Thursday, October 22, 2009

Blogging's Barbarisms

In his "Theses on the Philosophy of History," Walter Benjamin writes:

There is no document of civilization which is not at the same time a document of barbarism. And just as such a document is not free of barbarism, barbarism taints also the manner in which it was transmitted from one owner to another. (Illuminations, 256)
I'm interested in the ways blogging also exhibits this barbarism. Discuss.


  1. I think that the civilization/barbarity binary is outdated, overused, boring and unproductive. Trying to analyze anything (including blogging) withing such narrow ideological constraints is limiting and reductive.

  2. hmmm... I think Benjamin has something different in mind here. It's not so much a contrast between civilization and barbarism as it is pointing out the barbarisms inherent in civilization itself. Benjamin's point is the Marxian one that all of our cultural production is based on exploitation and the appropriation of surplus-value and that these barbarous moments leave their mark on every one of our texts. I'm still interested in pursuing this idea in the context of blogging.

  3. I missed this but it's a great question, not unrelated to my recent little series on bloggery as a possible gramscian praxis (for which I had in the back of my mind your fun post on the porno/activism scale of medium development). I'll offer those retrospectively as a contribution to this discussion.

    I must confess that I've tended to read that Benjamin quote (perhaps wrongly and certainly anachronistically) through a Wittgensteinian lens, as a pithy commentary on the mutual incomprehensibility of cultures and their artifacts, deploying the metaphor of the barbarian in its original Greek sense. This circles back to a power model of cultural production and transmission easily enough, but is this reading just wrong, or is it compatible with the Marxist one?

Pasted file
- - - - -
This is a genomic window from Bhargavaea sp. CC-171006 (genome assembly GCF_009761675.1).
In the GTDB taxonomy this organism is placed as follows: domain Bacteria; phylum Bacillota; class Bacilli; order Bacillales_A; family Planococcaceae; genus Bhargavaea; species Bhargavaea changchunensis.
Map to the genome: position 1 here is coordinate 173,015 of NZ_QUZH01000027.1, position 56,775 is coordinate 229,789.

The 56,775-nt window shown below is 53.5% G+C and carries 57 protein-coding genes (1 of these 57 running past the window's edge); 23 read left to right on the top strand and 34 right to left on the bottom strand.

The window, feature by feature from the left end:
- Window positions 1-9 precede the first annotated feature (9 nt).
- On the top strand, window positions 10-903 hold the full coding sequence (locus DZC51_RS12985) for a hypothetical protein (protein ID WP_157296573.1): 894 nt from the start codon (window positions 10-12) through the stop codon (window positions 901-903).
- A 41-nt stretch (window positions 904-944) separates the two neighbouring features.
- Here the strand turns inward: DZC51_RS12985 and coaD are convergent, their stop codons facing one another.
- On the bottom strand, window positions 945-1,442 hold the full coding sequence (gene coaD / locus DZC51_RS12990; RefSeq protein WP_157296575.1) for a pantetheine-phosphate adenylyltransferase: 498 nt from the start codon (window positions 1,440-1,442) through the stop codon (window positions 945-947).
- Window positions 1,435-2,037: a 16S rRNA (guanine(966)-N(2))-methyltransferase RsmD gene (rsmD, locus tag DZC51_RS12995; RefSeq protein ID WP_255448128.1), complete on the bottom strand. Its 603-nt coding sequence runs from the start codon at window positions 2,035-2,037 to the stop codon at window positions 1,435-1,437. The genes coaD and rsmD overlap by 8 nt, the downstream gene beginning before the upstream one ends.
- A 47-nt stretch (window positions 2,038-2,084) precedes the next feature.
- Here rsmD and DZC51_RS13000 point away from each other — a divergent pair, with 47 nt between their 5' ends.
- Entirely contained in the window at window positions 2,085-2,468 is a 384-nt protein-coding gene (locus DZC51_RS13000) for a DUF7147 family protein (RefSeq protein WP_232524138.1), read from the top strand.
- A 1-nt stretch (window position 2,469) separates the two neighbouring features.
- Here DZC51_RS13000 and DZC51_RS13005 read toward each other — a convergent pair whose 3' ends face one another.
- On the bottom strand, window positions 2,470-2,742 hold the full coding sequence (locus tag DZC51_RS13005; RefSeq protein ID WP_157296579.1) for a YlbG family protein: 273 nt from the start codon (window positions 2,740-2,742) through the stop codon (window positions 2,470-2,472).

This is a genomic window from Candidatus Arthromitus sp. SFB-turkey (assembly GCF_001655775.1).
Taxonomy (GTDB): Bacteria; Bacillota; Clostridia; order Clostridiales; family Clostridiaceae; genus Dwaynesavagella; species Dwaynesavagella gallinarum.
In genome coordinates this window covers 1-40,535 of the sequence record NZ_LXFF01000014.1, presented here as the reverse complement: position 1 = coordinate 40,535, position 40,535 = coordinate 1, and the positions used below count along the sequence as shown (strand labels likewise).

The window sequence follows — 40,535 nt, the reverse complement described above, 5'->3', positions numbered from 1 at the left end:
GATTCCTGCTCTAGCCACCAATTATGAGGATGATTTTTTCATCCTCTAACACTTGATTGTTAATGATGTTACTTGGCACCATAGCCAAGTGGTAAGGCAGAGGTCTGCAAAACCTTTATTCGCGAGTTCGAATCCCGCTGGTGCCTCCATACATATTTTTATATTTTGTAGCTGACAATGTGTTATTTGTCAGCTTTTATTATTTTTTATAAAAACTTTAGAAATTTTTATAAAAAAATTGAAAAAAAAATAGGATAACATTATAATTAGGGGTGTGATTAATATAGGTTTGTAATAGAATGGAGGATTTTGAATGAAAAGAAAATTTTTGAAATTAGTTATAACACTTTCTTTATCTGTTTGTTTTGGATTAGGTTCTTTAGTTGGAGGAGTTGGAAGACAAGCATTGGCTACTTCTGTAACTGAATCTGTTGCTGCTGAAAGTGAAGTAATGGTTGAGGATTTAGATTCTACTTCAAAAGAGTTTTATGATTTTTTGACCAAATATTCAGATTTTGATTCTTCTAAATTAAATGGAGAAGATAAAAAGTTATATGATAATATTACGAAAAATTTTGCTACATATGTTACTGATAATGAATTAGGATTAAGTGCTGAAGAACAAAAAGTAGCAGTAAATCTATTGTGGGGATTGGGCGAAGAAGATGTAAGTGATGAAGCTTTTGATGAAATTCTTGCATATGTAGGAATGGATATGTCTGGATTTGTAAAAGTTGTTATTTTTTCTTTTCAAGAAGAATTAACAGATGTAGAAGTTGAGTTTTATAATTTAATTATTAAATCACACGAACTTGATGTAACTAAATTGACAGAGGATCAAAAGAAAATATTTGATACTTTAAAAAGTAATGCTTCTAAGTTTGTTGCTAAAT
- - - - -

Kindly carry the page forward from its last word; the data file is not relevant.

4. Reading this quote in relation to Benjamin's "Work of Art..." essay is productive, I think, in this case.

    To me, the essential section of the work of art essay is the closing when he discusses the aestheticization of politics and the politicization of aesthetics, and how fascism is basically the recognition of the right of the proletariat to change property relations and providing the means to express that while never actually changing property relations.

    I think this may be the barbarism inherent to blogging. It gives a lot of us the ability to express ourselves until we're blue in the face, but it seems to translate very little into actually changing property relations.

    Is there a threshold which blogging must cross to actually become political?

  5. I'm stealing this quote, yes sir, I am... Love the blog BTW - smart is as smart does.